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'Poverty simulation event': Affluent Dem city cancels tone-deaf 'immersive experience' at country club following criticism
Highland Park Country Club in Highland Park, Illinois (Steve Sadin/Chicago Tribune/Tribune News Service via Getty Images)

'Poverty simulation event': Affluent Dem city cancels tone-deaf 'immersive experience' at country club following criticism

An affluent, mostly Democratic suburban city in Illinois announced Thursday that it had decided to cancel its "poverty simulation event," an "immersive experience" that was slated to be held at a government-owned country club.

The event was scheduled for Saturday at the Highland Park Country Club in Highland Park, Illinois, but received widespread and overwhelming criticism for being tone-deaf.

According to the Insider, the location was chosen because it was the only government-owned space large enough to accommodate the event's approximately 100 participants. Highland Park Country Club is not a private country club, the Chicago Tribune reported.

"The September 9 Poverty Simulation event facilitated by the Alliance for Human Services has been canceled," the city wrote on Facebook.

In the original event posting, Highland Park explained that the experience would "increase residents' understanding and awareness of what it is like to live in poverty in Lake County."

Despite being a two-and-a-half hour event, the city promised an "immersive experience" that would simulate "what a 'month' in poverty feels like."

"Participants are put into situations in which they do not have enough resources and are forced to make difficult choices that can negatively impact them and their families. The outcome is increased awareness of the need for resources to support those living in poverty to create a more resilient health, human, and education sector in our local area. Participation is free, but registration is required," the city stated.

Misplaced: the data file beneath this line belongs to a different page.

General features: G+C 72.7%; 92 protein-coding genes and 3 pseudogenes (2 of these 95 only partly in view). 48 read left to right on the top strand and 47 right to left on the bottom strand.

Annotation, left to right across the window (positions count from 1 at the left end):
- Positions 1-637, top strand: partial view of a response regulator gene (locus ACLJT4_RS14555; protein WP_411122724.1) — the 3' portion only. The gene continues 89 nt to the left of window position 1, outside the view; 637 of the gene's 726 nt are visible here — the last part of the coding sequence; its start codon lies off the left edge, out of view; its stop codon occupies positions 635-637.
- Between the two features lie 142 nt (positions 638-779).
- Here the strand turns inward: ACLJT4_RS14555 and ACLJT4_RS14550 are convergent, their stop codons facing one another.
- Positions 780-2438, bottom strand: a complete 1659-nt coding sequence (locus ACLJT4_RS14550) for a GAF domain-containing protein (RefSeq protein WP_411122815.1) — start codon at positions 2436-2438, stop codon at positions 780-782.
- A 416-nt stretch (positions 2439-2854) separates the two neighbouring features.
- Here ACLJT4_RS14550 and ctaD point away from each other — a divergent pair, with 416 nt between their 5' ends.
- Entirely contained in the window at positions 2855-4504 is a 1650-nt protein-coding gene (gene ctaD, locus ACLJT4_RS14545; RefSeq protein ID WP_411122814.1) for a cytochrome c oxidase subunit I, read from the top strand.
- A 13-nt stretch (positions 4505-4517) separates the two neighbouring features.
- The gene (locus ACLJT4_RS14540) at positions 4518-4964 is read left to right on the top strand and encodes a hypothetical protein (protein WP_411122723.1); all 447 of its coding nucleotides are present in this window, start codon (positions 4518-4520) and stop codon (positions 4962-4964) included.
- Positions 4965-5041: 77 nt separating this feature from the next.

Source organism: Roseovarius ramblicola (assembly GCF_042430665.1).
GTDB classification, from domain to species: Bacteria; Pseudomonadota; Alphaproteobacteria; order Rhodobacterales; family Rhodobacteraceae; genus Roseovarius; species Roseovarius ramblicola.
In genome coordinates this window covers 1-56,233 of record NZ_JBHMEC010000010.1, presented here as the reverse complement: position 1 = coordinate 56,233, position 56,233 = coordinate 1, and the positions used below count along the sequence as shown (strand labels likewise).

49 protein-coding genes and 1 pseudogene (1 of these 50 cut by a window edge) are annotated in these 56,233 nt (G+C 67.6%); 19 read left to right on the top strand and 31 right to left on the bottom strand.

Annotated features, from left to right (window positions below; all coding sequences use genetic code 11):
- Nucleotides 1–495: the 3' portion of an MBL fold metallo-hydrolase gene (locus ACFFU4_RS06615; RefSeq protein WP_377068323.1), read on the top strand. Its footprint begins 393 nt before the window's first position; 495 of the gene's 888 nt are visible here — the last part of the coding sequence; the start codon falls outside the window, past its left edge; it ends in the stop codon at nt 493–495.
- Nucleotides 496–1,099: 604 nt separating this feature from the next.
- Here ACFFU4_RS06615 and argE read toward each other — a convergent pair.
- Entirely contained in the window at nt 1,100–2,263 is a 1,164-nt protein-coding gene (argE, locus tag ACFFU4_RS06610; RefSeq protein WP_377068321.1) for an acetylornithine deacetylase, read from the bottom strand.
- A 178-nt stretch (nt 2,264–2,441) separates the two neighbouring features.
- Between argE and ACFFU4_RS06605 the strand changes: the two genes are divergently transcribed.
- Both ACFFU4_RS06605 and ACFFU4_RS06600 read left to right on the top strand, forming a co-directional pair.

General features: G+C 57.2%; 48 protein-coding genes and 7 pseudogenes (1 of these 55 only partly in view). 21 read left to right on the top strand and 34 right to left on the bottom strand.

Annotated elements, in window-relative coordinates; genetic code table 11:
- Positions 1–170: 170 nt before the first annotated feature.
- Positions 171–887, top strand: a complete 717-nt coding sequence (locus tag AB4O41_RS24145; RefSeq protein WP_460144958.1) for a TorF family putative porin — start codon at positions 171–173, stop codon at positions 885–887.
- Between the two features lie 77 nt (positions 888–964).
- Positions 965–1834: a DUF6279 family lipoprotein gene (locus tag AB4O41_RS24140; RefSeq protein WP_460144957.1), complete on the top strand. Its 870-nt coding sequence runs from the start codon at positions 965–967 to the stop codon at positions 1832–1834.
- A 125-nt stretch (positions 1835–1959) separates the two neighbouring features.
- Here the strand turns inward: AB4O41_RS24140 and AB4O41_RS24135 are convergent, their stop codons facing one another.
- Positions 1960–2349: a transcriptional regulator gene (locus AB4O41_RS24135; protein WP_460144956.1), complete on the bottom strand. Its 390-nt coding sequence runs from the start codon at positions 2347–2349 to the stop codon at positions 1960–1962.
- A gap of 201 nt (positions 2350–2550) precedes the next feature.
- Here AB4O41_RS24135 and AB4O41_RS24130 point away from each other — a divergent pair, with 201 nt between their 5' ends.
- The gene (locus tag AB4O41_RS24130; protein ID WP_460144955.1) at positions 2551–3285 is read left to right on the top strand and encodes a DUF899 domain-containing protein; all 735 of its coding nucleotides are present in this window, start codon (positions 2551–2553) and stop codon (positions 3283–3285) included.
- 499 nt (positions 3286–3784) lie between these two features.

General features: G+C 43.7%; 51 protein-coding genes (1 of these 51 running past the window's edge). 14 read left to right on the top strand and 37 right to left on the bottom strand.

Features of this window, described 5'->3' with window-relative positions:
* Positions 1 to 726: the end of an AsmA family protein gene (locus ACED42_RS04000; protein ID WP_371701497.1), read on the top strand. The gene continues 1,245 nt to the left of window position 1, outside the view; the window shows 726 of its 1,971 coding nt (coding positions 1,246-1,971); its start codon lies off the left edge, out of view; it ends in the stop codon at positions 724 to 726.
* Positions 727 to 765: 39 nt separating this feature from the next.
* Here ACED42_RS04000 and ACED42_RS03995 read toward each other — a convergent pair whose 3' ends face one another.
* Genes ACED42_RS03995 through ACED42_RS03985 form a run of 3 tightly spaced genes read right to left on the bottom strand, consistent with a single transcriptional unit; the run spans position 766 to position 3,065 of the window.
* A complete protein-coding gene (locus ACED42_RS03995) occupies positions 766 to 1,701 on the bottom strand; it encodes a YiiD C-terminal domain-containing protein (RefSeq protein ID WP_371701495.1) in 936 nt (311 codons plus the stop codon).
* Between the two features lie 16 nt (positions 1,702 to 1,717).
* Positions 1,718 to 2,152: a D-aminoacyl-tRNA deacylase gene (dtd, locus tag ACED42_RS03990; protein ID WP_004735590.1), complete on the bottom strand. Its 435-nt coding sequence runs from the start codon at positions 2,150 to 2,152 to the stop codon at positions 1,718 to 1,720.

The social media post about the event received over 2,200 comments, overwhelmingly from those criticizing the concept.

"The fact that people sat around and discussed this and thought, this is a great idea is absolutely insane," one Facebook user responded to the event post.

"Sorry can't make it to this one but let me know when the 'What it's like to be filthy rich and out of touch' simulation event happens! That might be fun!" another wrote.

"I have to echo the tone-deafness of this. Held at a country club of all places," a third Facebook user stated. "You're literally holding an event to make rich people feel good about themselves and further stigmatize the experiences of people in poverty. It's not even a fund raiser? A food drive? Something that would give anything back to the people whose experiences you're pretending to care about?"

According to the Alliance for Human Services' website, the event is held throughout the year to educate school administrators, government officials, volunteers, and nonprofit staff on what it would be like to "walk in the shoes of neighbors" who have experienced poverty.

Participants are asked to "role-play the lives of low-income individuals." According to a spring 2022 article by the Lake County Journal, participants must choose "between buying groceries to feed their families or paying the mortgage" while they struggle to "find jobs, pay for gas and afford child care."

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